This author participates in the Readers' Favorite Book Review Exchange Program, which is open to all authors and is completely free. Simply put, you agree to provide an honest review an author's book in exchange for the author doing the same for you. What sites your reviews are posted on (B&N, Amazon, etc.) and whether you send digital (eBook, PDF, Word, etc.) or hard copies of your books to each other for review is up to you. To begin, click the purple email icon to send this author a private email, and be sure to describe your book or include a link to your Readers' Favorite review page or Amazon page.
This author participates in the Readers' Favorite Book Donation Program, which was created to help nonprofit and charitable organizations (schools, libraries, convalescent homes, soldier donation programs, etc.) by providing them with free books and to help authors garner more exposure for their work. This author is willing to donate free copies of their book in exchange for reviews (if circumstances allow) and the knowledge that their book is being read and enjoyed. To begin, click the purple email icon to send this author a private email. Be sure to tell the author who you are, what organization you are with, how many books you need, how they will be used, and the number of reviews, if any, you would be able to provide.
Reviewed by Ray Simmons for Readers' Favorite
I’m going to pay The Jasper Creed by William Jarvis one of the highest compliments I can for this type of novel. Throughout the book the voice and tone sounded exactly like the late great Pat Conroy. So if you are a Pat Conroy fan, and I know many of you are, you can simply stop reading this review and buy The Jasper Creed. You won’t regret it. It is a well written novel and it rings true with everything I know about the South and the people from small towns who make up most of her population. I know what I am talking about because I am from Alabama, and these people are my friends, family, and loved ones. Jarvis tells their story like a pro and though I haven’t read anything else by him, I’m going to make a prediction. If he keeps writing, he will become the next great southern writer. And that is a long proud line.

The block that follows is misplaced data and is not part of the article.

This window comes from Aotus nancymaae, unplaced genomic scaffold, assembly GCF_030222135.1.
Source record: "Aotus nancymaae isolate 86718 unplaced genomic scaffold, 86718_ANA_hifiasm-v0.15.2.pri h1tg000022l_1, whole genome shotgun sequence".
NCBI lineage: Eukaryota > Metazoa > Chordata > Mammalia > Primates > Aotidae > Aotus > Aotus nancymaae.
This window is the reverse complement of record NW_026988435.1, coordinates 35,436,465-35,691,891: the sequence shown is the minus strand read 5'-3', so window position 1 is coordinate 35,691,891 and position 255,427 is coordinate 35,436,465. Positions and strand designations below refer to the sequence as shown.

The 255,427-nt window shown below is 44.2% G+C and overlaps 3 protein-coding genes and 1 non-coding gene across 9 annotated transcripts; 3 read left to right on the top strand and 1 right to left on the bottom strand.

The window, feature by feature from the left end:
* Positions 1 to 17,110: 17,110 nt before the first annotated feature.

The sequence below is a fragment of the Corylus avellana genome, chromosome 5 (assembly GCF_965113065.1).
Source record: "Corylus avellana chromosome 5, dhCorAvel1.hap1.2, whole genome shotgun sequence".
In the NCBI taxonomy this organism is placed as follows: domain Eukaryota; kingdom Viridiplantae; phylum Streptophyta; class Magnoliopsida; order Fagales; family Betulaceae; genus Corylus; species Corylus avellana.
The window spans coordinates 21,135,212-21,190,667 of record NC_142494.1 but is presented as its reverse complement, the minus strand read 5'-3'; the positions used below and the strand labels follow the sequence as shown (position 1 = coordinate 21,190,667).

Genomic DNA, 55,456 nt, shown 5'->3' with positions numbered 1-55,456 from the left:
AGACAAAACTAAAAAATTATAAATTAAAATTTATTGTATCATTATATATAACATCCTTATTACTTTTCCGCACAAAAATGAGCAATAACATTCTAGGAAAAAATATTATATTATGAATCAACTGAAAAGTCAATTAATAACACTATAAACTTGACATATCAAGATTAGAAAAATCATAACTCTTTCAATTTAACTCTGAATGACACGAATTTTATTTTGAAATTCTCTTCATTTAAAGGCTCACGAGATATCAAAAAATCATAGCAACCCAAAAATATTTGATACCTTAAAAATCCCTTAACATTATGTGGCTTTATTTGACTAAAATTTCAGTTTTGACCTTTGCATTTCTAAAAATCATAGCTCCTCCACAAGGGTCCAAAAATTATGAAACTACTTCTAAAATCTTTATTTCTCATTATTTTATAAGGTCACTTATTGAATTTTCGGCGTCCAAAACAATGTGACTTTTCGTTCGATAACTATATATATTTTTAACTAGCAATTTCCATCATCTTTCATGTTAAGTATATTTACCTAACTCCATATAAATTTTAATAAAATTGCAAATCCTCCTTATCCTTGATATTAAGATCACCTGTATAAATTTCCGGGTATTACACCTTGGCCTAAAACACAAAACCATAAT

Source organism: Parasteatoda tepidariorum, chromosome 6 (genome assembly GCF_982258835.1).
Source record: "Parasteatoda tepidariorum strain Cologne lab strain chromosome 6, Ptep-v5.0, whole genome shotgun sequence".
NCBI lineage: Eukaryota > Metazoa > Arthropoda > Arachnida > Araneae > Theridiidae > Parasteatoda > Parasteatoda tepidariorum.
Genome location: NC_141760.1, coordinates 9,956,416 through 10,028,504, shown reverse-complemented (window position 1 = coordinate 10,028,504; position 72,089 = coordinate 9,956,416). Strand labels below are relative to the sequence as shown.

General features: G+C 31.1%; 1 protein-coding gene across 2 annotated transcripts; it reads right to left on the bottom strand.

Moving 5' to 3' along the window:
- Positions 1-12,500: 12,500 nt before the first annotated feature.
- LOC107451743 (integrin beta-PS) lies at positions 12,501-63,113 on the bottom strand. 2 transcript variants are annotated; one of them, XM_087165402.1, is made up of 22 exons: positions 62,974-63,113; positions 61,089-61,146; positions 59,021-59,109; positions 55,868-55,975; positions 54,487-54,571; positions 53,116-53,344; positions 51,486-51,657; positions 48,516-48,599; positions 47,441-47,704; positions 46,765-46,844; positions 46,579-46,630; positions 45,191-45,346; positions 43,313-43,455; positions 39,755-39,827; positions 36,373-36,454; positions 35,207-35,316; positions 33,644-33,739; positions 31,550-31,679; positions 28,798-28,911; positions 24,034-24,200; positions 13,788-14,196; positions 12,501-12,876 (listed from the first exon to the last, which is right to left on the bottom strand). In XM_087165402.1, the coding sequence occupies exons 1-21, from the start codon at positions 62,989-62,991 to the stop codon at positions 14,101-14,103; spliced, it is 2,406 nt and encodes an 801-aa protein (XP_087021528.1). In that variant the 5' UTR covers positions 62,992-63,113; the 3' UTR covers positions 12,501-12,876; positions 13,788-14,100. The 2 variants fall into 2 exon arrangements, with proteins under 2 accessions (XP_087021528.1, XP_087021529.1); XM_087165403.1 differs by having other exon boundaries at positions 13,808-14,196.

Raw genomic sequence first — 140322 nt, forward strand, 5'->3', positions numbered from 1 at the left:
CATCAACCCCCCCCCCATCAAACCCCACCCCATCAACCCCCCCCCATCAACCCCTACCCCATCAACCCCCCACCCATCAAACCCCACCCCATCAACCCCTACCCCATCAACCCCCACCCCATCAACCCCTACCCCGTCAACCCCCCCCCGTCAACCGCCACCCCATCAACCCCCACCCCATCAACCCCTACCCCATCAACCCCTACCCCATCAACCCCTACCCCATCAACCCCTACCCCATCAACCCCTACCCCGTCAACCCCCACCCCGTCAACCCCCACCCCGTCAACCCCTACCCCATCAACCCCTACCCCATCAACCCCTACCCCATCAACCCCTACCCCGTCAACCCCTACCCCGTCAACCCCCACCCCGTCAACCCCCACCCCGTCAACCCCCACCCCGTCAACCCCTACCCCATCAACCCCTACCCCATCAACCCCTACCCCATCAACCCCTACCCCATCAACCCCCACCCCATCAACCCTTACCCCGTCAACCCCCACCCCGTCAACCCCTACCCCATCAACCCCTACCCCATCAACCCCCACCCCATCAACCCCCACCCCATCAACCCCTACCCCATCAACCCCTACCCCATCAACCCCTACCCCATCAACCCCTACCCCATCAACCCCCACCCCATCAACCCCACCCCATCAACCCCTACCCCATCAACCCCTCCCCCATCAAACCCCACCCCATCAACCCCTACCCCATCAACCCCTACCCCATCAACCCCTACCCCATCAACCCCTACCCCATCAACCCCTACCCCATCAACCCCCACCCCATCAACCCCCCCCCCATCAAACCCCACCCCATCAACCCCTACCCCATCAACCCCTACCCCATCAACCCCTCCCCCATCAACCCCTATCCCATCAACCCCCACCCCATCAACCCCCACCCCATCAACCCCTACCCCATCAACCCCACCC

Like many books about the South, The Jasper Creed centers around a sport. In my home town, and most small towns in Alabama, that sport would have been football. But in Jasper, Tennessee, it is baseball. William Jarvis tells this tale with all the authority of someone who knows a lot about southern towns and southern secrets. The plot rings true. The setting is spot on. The characters are portrayed so well that I thought some of them seemed exactly like people I know. This is a story of vanished youth and secrets so powerful that to unleash them would rock a town to its foundations. But most of all, this is good writing. Writing you get once in a generation, if you are lucky.